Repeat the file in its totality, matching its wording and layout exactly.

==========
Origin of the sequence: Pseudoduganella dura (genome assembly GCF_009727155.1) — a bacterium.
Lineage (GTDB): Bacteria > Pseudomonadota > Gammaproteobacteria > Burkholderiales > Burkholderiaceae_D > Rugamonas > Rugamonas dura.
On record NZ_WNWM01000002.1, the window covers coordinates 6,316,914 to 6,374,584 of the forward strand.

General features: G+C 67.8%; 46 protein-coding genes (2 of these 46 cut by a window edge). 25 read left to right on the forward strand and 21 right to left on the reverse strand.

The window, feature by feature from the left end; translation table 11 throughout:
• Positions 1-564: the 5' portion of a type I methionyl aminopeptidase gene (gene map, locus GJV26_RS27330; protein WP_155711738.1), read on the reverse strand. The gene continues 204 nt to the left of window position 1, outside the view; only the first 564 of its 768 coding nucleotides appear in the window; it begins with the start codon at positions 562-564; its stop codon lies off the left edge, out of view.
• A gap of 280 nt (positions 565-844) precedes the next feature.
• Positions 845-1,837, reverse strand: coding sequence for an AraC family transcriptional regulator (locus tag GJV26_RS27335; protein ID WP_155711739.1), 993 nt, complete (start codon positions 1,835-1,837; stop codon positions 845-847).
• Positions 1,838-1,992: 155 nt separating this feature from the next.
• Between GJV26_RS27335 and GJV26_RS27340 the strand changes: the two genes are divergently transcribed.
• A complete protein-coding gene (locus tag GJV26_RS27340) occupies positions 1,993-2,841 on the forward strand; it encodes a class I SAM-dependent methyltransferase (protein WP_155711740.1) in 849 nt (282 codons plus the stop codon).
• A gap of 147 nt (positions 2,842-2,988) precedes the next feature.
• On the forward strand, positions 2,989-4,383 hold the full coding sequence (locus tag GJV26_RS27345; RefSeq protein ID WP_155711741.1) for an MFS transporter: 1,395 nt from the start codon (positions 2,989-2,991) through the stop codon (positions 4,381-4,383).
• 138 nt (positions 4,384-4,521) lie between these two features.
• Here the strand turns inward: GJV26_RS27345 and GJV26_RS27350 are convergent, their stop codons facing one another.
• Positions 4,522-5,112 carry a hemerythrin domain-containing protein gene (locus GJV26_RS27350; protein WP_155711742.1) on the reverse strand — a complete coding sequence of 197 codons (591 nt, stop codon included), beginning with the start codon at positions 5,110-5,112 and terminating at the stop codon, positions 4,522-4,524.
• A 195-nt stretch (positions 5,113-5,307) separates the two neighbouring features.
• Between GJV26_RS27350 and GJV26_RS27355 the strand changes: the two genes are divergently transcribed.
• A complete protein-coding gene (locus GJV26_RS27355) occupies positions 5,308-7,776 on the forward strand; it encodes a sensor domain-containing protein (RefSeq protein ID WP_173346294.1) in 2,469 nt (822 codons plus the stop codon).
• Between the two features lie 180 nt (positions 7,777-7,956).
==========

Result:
Origin of the sequence: Pseudoduganella dura (genome assembly GCF_009727155.1) — a bacterium.
Lineage (GTDB): Bacteria > Pseudomonadota > Gammaproteobacteria > Burkholderiales > Burkholderiaceae_D > Rugamonas > Rugamonas dura.
On record NZ_WNWM01000002.1, the window covers coordinates 6,316,914 to 6,374,584 of the forward strand.

General features: G+C 67.8%; 46 protein-coding genes (2 of these 46 cut by a window edge). 25 read left to right on the forward strand and 21 right to left on the reverse strand.

The window, feature by feature from the left end; translation table 11 throughout:
• Positions 1-564: the 5' portion of a type I methionyl aminopeptidase gene (gene map, locus GJV26_RS27330; protein WP_155711738.1), read on the reverse strand. The gene continues 204 nt to the left of window position 1, outside the view; only the first 564 of its 768 coding nucleotides appear in the window; it begins with the start codon at positions 562-564; its stop codon lies off the left edge, out of view.
• A gap of 280 nt (positions 565-844) precedes the next feature.
• Positions 845-1,837, reverse strand: coding sequence for an AraC family transcriptional regulator (locus tag GJV26_RS27335; protein ID WP_155711739.1), 993 nt, complete (start codon positions 1,835-1,837; stop codon positions 845-847).
• Positions 1,838-1,992: 155 nt separating this feature from the next.
• Between GJV26_RS27335 and GJV26_RS27340 the strand changes: the two genes are divergently transcribed.
• A complete protein-coding gene (locus tag GJV26_RS27340) occupies positions 1,993-2,841 on the forward strand; it encodes a class I SAM-dependent methyltransferase (protein WP_155711740.1) in 849 nt (282 codons plus the stop codon).
• A gap of 147 nt (positions 2,842-2,988) precedes the next feature.
• On the forward strand, positions 2,989-4,383 hold the full coding sequence (locus tag GJV26_RS27345; RefSeq protein ID WP_155711741.1) for an MFS transporter: 1,395 nt from the start codon (positions 2,989-2,991) through the stop codon (positions 4,381-4,383).
• 138 nt (positions 4,384-4,521) lie between these two features.
• Here the strand turns inward: GJV26_RS27345 and GJV26_RS27350 are convergent, their stop codons facing one another.
• Positions 4,522-5,112 carry a hemerythrin domain-containing protein gene (locus GJV26_RS27350; protein WP_155711742.1) on the reverse strand — a complete coding sequence of 197 codons (591 nt, stop codon included), beginning with the start codon at positions 5,110-5,112 and terminating at the stop codon, positions 4,522-4,524.
• A 195-nt stretch (positions 5,113-5,307) separates the two neighbouring features.
• Between GJV26_RS27350 and GJV26_RS27355 the strand changes: the two genes are divergently transcribed.
• A complete protein-coding gene (locus GJV26_RS27355) occupies positions 5,308-7,776 on the forward strand; it encodes a sensor domain-containing protein (RefSeq protein ID WP_173346294.1) in 2,469 nt (822 codons plus the stop codon).
• Between the two features lie 180 nt (positions 7,777-7,956).